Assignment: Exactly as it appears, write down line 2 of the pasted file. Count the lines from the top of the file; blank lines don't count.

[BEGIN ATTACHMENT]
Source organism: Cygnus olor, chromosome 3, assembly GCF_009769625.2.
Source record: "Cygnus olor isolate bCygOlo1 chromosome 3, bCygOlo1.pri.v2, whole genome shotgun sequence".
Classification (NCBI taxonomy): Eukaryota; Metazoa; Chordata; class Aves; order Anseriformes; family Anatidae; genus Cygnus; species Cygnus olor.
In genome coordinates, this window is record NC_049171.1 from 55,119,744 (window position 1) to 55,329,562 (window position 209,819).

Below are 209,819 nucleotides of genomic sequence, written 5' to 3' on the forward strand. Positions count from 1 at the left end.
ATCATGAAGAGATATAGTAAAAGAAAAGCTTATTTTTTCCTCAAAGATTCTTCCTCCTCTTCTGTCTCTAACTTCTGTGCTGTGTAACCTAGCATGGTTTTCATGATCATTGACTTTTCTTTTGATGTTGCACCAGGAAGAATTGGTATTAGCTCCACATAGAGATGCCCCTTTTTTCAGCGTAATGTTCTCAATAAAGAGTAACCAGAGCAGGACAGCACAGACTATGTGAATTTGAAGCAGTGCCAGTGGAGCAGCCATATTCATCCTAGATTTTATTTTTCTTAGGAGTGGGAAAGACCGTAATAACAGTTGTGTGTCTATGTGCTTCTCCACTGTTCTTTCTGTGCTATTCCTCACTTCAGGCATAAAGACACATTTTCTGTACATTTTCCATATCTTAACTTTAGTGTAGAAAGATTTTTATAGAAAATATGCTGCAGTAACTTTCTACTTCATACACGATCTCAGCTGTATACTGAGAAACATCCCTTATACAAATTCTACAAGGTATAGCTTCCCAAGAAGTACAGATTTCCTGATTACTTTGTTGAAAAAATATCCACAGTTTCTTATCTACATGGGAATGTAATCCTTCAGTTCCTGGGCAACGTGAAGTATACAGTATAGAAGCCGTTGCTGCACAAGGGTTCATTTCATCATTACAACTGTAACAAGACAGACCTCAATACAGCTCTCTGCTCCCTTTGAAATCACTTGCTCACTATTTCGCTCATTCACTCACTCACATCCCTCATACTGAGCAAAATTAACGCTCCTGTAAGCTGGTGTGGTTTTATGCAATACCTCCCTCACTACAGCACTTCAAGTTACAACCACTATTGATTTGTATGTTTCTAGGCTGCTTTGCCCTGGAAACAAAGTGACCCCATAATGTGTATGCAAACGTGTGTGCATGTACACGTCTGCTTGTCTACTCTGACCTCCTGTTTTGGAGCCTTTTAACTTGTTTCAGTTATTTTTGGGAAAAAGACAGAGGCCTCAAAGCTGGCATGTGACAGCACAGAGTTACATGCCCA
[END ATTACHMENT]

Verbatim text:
Source record: "Cygnus olor isolate bCygOlo1 chromosome 3, bCygOlo1.pri.v2, whole genome shotgun sequence".